The Thunder need to try a lot of different looks to keep San Antonio off balance — chase Parker over the pick sometimes, trap sometimes, go under others — but it comes down to the pick-and-roll. The Spurs will run 80 or more of them this game, and in Game 2 the ball handler shot 10-12 for the Spurs (via MySynergySports). If they do that again, it’s hard to see the Spurs winning.

Zach Lowe summed up the Thunder’s conundrum well at Sports Illustrated.

But the Thunder have to try something. Perhaps they should experiment with Sefolosha on Parker, and/or with going under the initial screens, rather than chasing Parker over them. Maybe they should trap Parker more aggressively, hoping that they can recover properly before Parker finds an open Duncan.

I don’t know the answer, but I know the status quo isn’t working. The Thunder need a solution — and they’re running out of time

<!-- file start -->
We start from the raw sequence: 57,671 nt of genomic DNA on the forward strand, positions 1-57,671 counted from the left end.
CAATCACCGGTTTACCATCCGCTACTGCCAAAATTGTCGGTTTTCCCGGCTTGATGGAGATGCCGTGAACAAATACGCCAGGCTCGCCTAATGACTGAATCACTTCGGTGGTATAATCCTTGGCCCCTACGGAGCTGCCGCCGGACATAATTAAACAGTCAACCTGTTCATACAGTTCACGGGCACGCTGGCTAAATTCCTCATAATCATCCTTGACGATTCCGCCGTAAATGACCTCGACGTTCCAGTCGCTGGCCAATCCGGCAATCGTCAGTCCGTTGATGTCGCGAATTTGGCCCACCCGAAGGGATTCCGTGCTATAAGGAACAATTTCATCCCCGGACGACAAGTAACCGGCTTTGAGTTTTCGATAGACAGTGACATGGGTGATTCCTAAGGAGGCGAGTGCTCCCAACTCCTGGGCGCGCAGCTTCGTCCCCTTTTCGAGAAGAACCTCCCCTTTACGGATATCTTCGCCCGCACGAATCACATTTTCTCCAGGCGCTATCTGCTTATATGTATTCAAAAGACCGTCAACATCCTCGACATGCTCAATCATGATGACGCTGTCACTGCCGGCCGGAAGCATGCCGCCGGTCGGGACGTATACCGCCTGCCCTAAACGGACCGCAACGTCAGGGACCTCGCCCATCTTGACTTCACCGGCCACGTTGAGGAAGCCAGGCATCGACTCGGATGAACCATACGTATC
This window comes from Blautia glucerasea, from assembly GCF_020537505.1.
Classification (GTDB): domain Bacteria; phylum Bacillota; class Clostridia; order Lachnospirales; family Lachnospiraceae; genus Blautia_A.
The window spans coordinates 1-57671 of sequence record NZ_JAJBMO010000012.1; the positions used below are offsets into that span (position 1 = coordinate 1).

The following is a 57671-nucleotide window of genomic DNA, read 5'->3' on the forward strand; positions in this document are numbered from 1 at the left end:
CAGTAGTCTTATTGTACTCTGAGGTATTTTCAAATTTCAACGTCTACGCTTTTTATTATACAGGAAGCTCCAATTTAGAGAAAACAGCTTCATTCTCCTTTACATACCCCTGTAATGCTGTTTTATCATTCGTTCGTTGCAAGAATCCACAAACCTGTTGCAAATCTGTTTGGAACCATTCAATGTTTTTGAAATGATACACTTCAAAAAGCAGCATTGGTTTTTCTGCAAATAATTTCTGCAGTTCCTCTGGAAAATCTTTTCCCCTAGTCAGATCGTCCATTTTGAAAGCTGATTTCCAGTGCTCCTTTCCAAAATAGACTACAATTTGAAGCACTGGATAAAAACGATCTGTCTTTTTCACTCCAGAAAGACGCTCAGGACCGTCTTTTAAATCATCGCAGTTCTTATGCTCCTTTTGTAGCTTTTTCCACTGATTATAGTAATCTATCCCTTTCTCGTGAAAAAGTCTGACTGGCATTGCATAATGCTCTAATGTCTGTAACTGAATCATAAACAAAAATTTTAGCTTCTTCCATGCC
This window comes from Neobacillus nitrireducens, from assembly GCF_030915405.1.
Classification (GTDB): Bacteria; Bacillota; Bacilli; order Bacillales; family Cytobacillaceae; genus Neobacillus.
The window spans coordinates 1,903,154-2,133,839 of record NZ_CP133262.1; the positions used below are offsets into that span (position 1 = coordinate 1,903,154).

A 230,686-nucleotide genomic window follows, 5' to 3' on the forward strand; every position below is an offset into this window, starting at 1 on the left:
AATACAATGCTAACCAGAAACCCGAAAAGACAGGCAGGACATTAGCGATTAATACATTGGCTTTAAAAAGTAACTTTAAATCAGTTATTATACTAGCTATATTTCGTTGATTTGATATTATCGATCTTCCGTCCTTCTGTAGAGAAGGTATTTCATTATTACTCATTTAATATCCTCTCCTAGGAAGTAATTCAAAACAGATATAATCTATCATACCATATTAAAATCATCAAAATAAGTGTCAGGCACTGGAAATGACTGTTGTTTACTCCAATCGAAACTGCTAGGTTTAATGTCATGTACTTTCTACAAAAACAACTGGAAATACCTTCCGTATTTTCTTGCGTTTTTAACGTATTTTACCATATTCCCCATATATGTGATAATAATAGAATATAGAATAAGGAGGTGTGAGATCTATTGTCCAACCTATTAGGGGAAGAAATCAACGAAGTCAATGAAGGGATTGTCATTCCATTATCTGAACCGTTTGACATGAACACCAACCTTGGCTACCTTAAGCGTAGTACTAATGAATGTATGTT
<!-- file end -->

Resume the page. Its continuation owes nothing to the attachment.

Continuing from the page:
The Thunder have not looked bad this series, just half a step behind the Spurs best. Oklahoma City still has Kevin Durant. They will have home cooking and maybe the crowd’s energy can get them a couple more defensive plays that become transition buckets. They need those. They need stops that become easy buckets. They need the very best of Russell Westbrook.

Then they need to find a way to sustain that. But let’s get one win first.

Rockets were draining threes in the first half against Warriors in Game 6

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The Rockets were feeling it the first half in Game 6.

Playing with an energy the Warriors lacked at least in the first quarter), Houston defended well, pushed the ball in transition, and then they just drained three after three after three.

Eric Gordon started 4-of-4 from three and the team was 11-of-22 in the first half, which made up for the 11 turnovers and had them up 17 at one point and ahead by 10 after the first half.